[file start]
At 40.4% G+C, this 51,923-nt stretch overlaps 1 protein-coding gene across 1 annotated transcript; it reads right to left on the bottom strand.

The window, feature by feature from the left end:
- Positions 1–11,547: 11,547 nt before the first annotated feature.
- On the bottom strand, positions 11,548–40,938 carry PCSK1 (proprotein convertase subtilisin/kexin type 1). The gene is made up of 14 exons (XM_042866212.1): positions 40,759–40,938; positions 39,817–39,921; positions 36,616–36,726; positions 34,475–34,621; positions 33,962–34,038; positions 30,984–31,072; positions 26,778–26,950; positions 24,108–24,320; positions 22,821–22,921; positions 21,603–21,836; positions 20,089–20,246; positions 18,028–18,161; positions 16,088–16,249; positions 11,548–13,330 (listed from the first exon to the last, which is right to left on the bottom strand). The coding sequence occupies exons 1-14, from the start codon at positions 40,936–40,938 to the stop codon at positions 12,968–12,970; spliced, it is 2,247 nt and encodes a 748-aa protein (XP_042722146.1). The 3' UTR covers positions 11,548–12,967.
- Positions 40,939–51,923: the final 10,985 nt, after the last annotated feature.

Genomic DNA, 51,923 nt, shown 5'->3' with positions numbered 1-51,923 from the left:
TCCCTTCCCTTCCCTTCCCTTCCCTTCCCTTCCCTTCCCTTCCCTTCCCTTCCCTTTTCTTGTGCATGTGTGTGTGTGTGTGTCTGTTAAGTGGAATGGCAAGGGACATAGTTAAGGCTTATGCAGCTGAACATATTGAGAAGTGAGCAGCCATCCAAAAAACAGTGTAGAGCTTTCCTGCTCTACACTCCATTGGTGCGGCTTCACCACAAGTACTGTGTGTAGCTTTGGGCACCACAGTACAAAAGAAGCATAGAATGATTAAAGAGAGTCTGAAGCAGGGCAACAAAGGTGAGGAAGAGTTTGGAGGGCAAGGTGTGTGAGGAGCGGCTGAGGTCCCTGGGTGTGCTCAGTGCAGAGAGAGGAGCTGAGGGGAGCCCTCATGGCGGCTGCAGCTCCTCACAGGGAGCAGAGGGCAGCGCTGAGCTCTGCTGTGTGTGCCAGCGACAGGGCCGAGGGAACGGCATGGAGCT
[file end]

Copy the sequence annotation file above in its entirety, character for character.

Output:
At 40.4% G+C, this 51,923-nt stretch overlaps 1 protein-coding gene across 1 annotated transcript; it reads right to left on the bottom strand.

The window, feature by feature from the left end:
- Positions 1–11,547: 11,547 nt before the first annotated feature.
- On the bottom strand, positions 11,548–40,938 carry PCSK1 (proprotein convertase subtilisin/kexin type 1). The gene is made up of 14 exons (XM_042866212.1): positions 40,759–40,938; positions 39,817–39,921; positions 36,616–36,726; positions 34,475–34,621; positions 33,962–34,038; positions 30,984–31,072; positions 26,778–26,950; positions 24,108–24,320; positions 22,821–22,921; positions 21,603–21,836; positions 20,089–20,246; positions 18,028–18,161; positions 16,088–16,249; positions 11,548–13,330 (listed from the first exon to the last, which is right to left on the bottom strand). The coding sequence occupies exons 1-14, from the start codon at positions 40,936–40,938 to the stop codon at positions 12,968–12,970; spliced, it is 2,247 nt and encodes a 748-aa protein (XP_042722146.1). The 3' UTR covers positions 11,548–12,967.
- Positions 40,939–51,923: the final 10,985 nt, after the last annotated feature.

Genomic DNA, 51,923 nt, shown 5'->3' with positions numbered 1-51,923 from the left:
TCCCTTCCCTTCCCTTCCCTTCCCTTCCCTTCCCTTCCCTTCCCTTCCCTTCCCTTTTCTTGTGCATGTGTGTGTGTGTGTGTCTGTTAAGTGGAATGGCAAGGGACATAGTTAAGGCTTATGCAGCTGAACATATTGAGAAGTGAGCAGCCATCCAAAAAACAGTGTAGAGCTTTCCTGCTCTACACTCCATTGGTGCGGCTTCACCACAAGTACTGTGTGTAGCTTTGGGCACCACAGTACAAAAGAAGCATAGAATGATTAAAGAGAGTCTGAAGCAGGGCAACAAAGGTGAGGAAGAGTTTGGAGGGCAAGGTGTGTGAGGAGCGGCTGAGGTCCCTGGGTGTGCTCAGTGCAGAGAGAGGAGCTGAGGGGAGCCCTCATGGCGGCTGCAGCTCCTCACAGGGAGCAGAGGGCAGCGCTGAGCTCTGCTGTGTGTGCCAGCGACAGGGCCGAGGGAACGGCATGGAGCT